Super resolution phonon Density of States from the ARCS instrument, a neutron Direct Geometry Chopper SpectrometerRead More
A convolutional neural network (CNN) model was built to predict trace-gas concentration from remote sensing images for the first time.
A remote sensing system with multi-spectral or hyper-spectral capabilities can be used to identify materials and their compositions on the ground from a few miles (airplanes) to hundreds of miles (satellites) away in the sky. It could be also used to detect trace gas (such as methane, an important greenhouse gas) near the ground if condition is right.
Such detection relies on the individual spectrum for each pixel in the multi- or hyper- spectral remote sensing image. Trace gas like methane has a signature absorption spectrum that sometimes can be identified from remote-sensing spectra. As a result, the methane concentration could be obtained for each single-pixel spectrum, and an image of methane concentration can be derived accordingly. This is the pixel-wise approach. However, the result of this pixel-wise approach can be quite noisy and has very large error bars due to various reasons such as low reflectivity of some ground covers, and fluctuation in detector sensitivity.
A CNN model can be used to mitigate some of these problems by combining information from neighboring pixels. However, to train such a model, a large amount of data needs to be available for the supervised learning, while remote sensing data with ground truth of trace gas concentration is scarce and it is very expensive to acquire large amount of training data.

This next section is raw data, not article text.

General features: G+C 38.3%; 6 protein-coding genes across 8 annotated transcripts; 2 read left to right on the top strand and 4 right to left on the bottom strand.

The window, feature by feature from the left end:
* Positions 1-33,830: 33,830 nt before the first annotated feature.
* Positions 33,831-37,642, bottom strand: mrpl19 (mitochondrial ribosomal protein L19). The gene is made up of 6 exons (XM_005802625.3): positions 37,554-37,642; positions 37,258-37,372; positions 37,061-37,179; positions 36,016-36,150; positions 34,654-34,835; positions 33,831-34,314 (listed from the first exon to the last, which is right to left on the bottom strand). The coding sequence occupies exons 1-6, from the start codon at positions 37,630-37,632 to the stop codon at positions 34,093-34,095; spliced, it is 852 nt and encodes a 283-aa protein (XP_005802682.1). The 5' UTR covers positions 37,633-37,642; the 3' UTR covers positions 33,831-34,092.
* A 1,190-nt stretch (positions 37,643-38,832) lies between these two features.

To overcome the data problem, we combined micro-scale meteorology modeling and atmospheric radiative transfer simulation to obtain synthetic satellite images. This allows us to build sufficient amount of training, validation, and testing images for our CNN model which helps facilitate methane detection. This novel, CNN-based method improves greatly the robustness of methane detection, compared to the traditional pixel-wise approach.
This is a satelytics project.
published in Science on Oct 9, 2015. https://science.sciencemag.org/content/350/6257/193.
From Wikipedia: “A glacier is a persistent body of dense ice that is constantly moving under its own weight; it forms where the accumulation of snow exceeds its ablation (melting and sublimation) over many years, often centuries”
- Glacier erosion has obvious effects on the landscape of the Earth
- Glacial erosion rates span several orders of magnitude from polar and dry regions to temperate alpine glaciers, and from hill-slope landscapes to steep, tectonically active mountain ranges
Glacier erosion power law was proposed by Jonathan Harbor, Bernard Hallet, and Charles Raymond, Nature, 1988.
But what is value of b, the power factor?
Sub-pixel image correlation techniques for satellite imagery were developed and used in this study to obtain accurate 3D model of the glacier surface, and then its moving speed, u, and helped constrain the value of b.
- ~50k lines of python/C++ code for Satellite Image Correlation
- Include the full DEM workflow of ancillary data correction (bundle correction), tie-points generation, orthorectification, correlation, triangulation, and gridding